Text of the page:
Lidoderm® patches [prescribing information]. Chadds Ford, PA: Endo Pharmaceuticals, Inc.; January 2015. 2. White WT, Patel N, Drass M, Nalamachu S. Lidocaine patch 5% with systemic analgesics such as gabapentin: a rational polypharmacy approach for the treatment of chronic pain. Pain Med. 2003;4(4):321-30. 3. Galer BS, Gammaitoni AR, Oleka N, Jensen MP, Argoff CE. Use of the lidocaine patch 5% in reducing intensity of various pain qualities reported by patients with low-back pain. Curr Med Res Opin. 2004;20(Suppl 2):S5-12. 4. Gimbel J, Linn R, Hale M, Nicholson B. Lidocaine patch treatment in patients with low back pain: results of an open-label, nonrandomized pilot study. Am J Ther. 2005;12:311-319. 5. Chou R, Qaseem A, Snow V, et al. Diagnosis and treatment of low back pain: a joint clinical practice guideline from the American College of Physicians and the American Pain Society. Ann Intern Med. 2007;147:478-491. 6. Barbano RL, Herrmann DN, Hart-Gouleau S, Pennella-Vaughan J, Lodewick PA, Dworkin RH. Effectiveness, tolerability, and impact on quality of life of the 5% lidocaine patch in diabetic polynneuropathy. Arch Neurol. 2004;61(6):914-918.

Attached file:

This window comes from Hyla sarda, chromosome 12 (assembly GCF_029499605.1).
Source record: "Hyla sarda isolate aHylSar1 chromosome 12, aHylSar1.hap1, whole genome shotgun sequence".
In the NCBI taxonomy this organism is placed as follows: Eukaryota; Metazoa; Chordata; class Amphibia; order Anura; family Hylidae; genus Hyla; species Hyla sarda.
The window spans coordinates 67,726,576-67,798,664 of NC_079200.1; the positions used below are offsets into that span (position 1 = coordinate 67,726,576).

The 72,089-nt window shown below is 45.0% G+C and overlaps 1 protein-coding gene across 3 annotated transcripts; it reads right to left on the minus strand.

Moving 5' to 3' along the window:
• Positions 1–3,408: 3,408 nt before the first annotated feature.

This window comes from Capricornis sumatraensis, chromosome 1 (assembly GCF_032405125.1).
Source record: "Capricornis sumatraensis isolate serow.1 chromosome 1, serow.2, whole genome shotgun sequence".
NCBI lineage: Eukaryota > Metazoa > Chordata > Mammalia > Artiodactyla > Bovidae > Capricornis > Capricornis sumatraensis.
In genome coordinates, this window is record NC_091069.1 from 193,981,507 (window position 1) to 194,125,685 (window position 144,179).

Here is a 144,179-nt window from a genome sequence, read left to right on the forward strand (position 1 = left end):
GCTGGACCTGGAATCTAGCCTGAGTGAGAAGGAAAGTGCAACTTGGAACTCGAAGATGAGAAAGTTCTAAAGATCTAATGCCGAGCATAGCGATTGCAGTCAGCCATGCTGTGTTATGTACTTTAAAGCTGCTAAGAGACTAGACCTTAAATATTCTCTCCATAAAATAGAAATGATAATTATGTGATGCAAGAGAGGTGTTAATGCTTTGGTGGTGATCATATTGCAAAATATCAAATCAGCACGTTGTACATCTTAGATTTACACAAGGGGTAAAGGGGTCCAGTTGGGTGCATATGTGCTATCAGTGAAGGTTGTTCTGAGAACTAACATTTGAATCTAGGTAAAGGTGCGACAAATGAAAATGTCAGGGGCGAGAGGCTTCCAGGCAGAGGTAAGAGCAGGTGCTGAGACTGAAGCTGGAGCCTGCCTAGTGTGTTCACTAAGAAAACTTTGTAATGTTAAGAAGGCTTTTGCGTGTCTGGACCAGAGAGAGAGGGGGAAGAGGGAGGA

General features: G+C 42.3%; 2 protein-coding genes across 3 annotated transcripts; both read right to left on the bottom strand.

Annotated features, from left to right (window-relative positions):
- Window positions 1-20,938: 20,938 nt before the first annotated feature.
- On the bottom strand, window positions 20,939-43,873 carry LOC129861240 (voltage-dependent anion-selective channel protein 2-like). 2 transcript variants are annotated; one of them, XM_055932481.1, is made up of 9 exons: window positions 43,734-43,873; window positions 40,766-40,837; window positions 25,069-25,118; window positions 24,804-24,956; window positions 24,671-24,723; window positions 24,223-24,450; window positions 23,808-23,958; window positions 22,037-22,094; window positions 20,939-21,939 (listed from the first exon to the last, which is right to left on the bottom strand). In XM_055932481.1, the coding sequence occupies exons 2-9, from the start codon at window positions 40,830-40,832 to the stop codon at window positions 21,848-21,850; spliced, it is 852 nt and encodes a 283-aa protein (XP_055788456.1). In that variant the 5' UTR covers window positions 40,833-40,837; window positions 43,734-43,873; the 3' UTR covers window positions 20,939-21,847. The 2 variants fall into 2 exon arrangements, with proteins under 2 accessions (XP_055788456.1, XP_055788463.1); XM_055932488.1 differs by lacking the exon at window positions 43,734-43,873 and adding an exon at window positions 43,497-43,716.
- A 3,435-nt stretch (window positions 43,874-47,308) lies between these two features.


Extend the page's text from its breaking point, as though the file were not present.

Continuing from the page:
7. Micromedex® Solutions. Truven Health Analytics Inc. Available at: http://www.micromedexsolutions.com/home/dispatch. Accessed on August 7, 2015. Search terms: lidocaine. 8. Meier T, Wasner G, Faust M, et al. Efficacy of lidocaine patch 5% in the treatment of focal peripheral neuropathic pain syndromes: a randomized, double-blind, placebo-controlled study. Pain. 2003;106(1-2):151-158. 9. Galer BS, Jensen MP, Ma T, et al. The lidocaine patch 5% effectively treats all neuropathic pain qualities: results of a randomized, double-blind, vehicle-controlled, three-week efficacy study with use of the neuropathic pain scale. Clin J Pain. 2002;18:297-301. 10. Devers A, Galer BS. Topical lidocaine patch relieves a variety of neuropathic pain conditions: an open-label study. Clin J Pain. 2000;16:205-208. 11. Dworkin RH, Backonja M, Rowbotham MC, et al. Advances in neuropathic pain: diagnosis, mechanisms, and treatment recommendations. Arch Neurol. 2003;60(11):1524-1534. 12. Herrmann DN, Barbano RL, Hart-Gouleau S, et al. An open-label study of the lidocaine patch 5% in painful idiopathic sensory polyneuropathy. Am Acad Pain Med. 2005;6(5):379-384. 13. Fleming JA, O’Connor BD. Use of lidocaine patches for neuropathic pain in a comprehensive cancer centre. Pain Res Manage. 2009;14:381-388. 14. Bril V, England J, Franklin GM, et al. Evidence-based Guideline: Treatment of Painful Diabetic Neuropathy Report of the American Academy of Neurology, the American Association of Neuromuscular and Electrodiagnostic Medicine, and the American Academy of Physical Medicine and Rehabilitation. Neurology. 2011;76(20):1758-1765. 15. Dworkin RH, O’Connor AB, Audette J, et al. Recommendations for the pharmacological management of neuropathic pain: an overview and literature update. Mayo Clin Proc. 2010;85:S3-S14. 16. Hochberg MC, Altman RD, April KT, et al. American College of Rheumatology 2012 recommendations for the use of nonpharmacologic and pharmacologic therapies in osteoarthritis of the hand, hip, and knee. Arthritis Care Res. 2012;64:465-474. Available at: http://www.guideline.gov/content.aspx?id=36893. Accessed on August 7, 2015. 17. Galer BS, Sheldon E, Patel N, et al. Topical lidocaine patch 5% may target a novel underlying pain mechanism in osteoarthritis. Curr Med Res Opin. 2004;20(9):1455-1458. 18. Gammaitoni AR, Galer BS, Onawala R, et al. Lidocaine patch 5% and its positive impact on pain qualities in osteoarthritis: results of a pilot 2-week, open-label study using the Neuropathic Pain Scale. Curr Med Res Opin. 2004;20(Suppl 2):S13-19. 19. Burch F, Codding C, Patel N, Sheldon E. Lidocaine patch 5% improves pain, stiffness, and physical function in osteoarthritis pain patients. Osteoarthritis Cartilage. 2004;12(3):253-255. 20. Stitik TP, Altschuler E, Foye PM. Pharmacotherapy of osteoarthritis. Am J Phys Med Rehabil. 2006;85(11 Suppl):S15-S28. 21. Kivitz A, Fairfax M, Sheldon EA, et al. Comparison of the effectiveness and tolerability of lidocaine patch 5% versus celecoxib for osteoarthritis-related knee pain: post hoc analysis of a 12-week, prospective, randomized, active-controlled, open-label, parallel-group trial in adults. Clin Ther. 2008;30:2366-2377. 22. Nalamachu S, Crockett RS, Mathur D. Lidocaine patch 5 for carpal tunnel syndrome: how it compared with injections: a pilot study. J Fam Pract. 2006;55(3):209-214. 23. Nalamachu S, Crockett RS, Gammaitoni AR, Gould EM. A comparison of the lidocaine patch 5% vs. naproxen 500 mg twice daily for the relief of pain associated with carpal tunnel syndrome: a 6-week, randomized, parallel-group study. MedGenMed. 2006;8(3):33. 24. American Academy of Orthopaedic Surgeons. Clinical practice guideline on the treatment of carpal tunnel syndrome. September 2008. Available at: http://www.aaos.org/research/guidelines/...tguide.asp. Accessed on August 7, 2015. 25. Dalpiaz AS, Lordon SP, Lipman AG. Topical lidocaine patch therapy for myofascial pain. J Pain Palliat Care Pharmacother. 2004;18(3):15-34. 26. Firmani M, Miralles R, Casassus R. Effect of lidocaine patches on upper trapezius EMG activity and pain intensity in patients with myofascial trigger points: a randomized clinical study. Acta Odontol Scand. 2015;73(3):210-218. 27. Affaitati G, Fabrizio A, Savini A, et al. A randomized, controlled study comparing a lidocaine patch, a placebo path, and anesthetic injection for treatment of trigger points in patients with myofascial pain syndrome: evaluation of pain and somatic pain thresholds. Clin Ther. 2009;31:705-720. 28. Lin YC, Kuan TS, Hsieh PC, et al. Therapeutic effects of lidocaine patch on myofascial pain syndrome of the upper trapezius: a randomized, double-blind, placebo-controlled study. Am J Phys Med Rehabil. 2012;91:871-882. 29. Ingalls NK, Horton ZA, Bettendorf M, et al. Randomized, double-blind, placebo-controlled trial using lidocaine patch 5% in traumatic rib fractures. J Am Coll Surg. 2010;210:205-209. 30. Zink KA, Mayberry JC, Peck EG, et al. Lidocaine patches reduce pain in trauma patients with rib fractures. Am Surg. 2011;77(4):438-442.